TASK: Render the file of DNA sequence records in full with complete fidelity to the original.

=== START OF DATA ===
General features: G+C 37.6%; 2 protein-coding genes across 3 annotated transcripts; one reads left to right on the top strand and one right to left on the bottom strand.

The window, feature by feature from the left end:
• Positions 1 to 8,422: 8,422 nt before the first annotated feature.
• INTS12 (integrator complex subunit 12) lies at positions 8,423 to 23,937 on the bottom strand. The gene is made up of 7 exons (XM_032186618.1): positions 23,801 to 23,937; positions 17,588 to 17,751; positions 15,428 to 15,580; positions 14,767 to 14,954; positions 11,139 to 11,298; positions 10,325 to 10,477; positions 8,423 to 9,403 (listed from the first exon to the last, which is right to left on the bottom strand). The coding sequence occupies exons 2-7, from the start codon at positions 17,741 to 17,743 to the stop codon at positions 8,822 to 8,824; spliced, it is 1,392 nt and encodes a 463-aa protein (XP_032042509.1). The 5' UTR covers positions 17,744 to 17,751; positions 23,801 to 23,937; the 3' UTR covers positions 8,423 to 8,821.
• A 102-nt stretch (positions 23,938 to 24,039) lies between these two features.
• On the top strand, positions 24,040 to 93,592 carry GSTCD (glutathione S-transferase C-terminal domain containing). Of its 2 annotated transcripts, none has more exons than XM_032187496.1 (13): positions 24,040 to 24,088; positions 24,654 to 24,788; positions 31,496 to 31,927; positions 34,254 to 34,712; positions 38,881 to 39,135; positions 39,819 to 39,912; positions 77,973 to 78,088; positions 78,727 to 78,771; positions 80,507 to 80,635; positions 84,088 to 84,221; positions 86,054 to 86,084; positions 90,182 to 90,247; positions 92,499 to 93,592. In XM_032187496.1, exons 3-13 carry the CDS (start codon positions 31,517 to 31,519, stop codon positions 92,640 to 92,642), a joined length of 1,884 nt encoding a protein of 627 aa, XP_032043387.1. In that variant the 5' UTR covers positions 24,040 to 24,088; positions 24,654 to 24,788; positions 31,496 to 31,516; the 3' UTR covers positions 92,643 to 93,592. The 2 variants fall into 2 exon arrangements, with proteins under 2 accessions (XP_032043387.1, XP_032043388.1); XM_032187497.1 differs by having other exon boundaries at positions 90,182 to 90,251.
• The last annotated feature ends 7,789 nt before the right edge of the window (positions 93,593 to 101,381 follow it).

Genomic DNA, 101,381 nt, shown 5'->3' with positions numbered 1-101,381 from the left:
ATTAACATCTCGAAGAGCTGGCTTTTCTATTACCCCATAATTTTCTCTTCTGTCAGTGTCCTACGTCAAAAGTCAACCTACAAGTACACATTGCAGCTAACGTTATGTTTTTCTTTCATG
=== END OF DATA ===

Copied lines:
General features: G+C 37.6%; 2 protein-coding genes across 3 annotated transcripts; one reads left to right on the top strand and one right to left on the bottom strand.

The window, feature by feature from the left end:
• Positions 1 to 8,422: 8,422 nt before the first annotated feature.
• INTS12 (integrator complex subunit 12) lies at positions 8,423 to 23,937 on the bottom strand. The gene is made up of 7 exons (XM_032186618.1): positions 23,801 to 23,937; positions 17,588 to 17,751; positions 15,428 to 15,580; positions 14,767 to 14,954; positions 11,139 to 11,298; positions 10,325 to 10,477; positions 8,423 to 9,403 (listed from the first exon to the last, which is right to left on the bottom strand). The coding sequence occupies exons 2-7, from the start codon at positions 17,741 to 17,743 to the stop codon at positions 8,822 to 8,824; spliced, it is 1,392 nt and encodes a 463-aa protein (XP_032042509.1). The 5' UTR covers positions 17,744 to 17,751; positions 23,801 to 23,937; the 3' UTR covers positions 8,423 to 8,821.
• A 102-nt stretch (positions 23,938 to 24,039) lies between these two features.
• On the top strand, positions 24,040 to 93,592 carry GSTCD (glutathione S-transferase C-terminal domain containing). Of its 2 annotated transcripts, none has more exons than XM_032187496.1 (13): positions 24,040 to 24,088; positions 24,654 to 24,788; positions 31,496 to 31,927; positions 34,254 to 34,712; positions 38,881 to 39,135; positions 39,819 to 39,912; positions 77,973 to 78,088; positions 78,727 to 78,771; positions 80,507 to 80,635; positions 84,088 to 84,221; positions 86,054 to 86,084; positions 90,182 to 90,247; positions 92,499 to 93,592. In XM_032187496.1, exons 3-13 carry the CDS (start codon positions 31,517 to 31,519, stop codon positions 92,640 to 92,642), a joined length of 1,884 nt encoding a protein of 627 aa, XP_032043387.1. In that variant the 5' UTR covers positions 24,040 to 24,088; positions 24,654 to 24,788; positions 31,496 to 31,516; the 3' UTR covers positions 92,643 to 93,592. The 2 variants fall into 2 exon arrangements, with proteins under 2 accessions (XP_032043387.1, XP_032043388.1); XM_032187497.1 differs by having other exon boundaries at positions 90,182 to 90,251.
• The last annotated feature ends 7,789 nt before the right edge of the window (positions 93,593 to 101,381 follow it).

Genomic DNA, 101,381 nt, shown 5'->3' with positions numbered 1-101,381 from the left:
ATTAACATCTCGAAGAGCTGGCTTTTCTATTACCCCATAATTTTCTCTTCTGTCAGTGTCCTACGTCAAAAGTCAACCTACAAGTACACATTGCAGCTAACGTTATGTTTTTCTTTCATG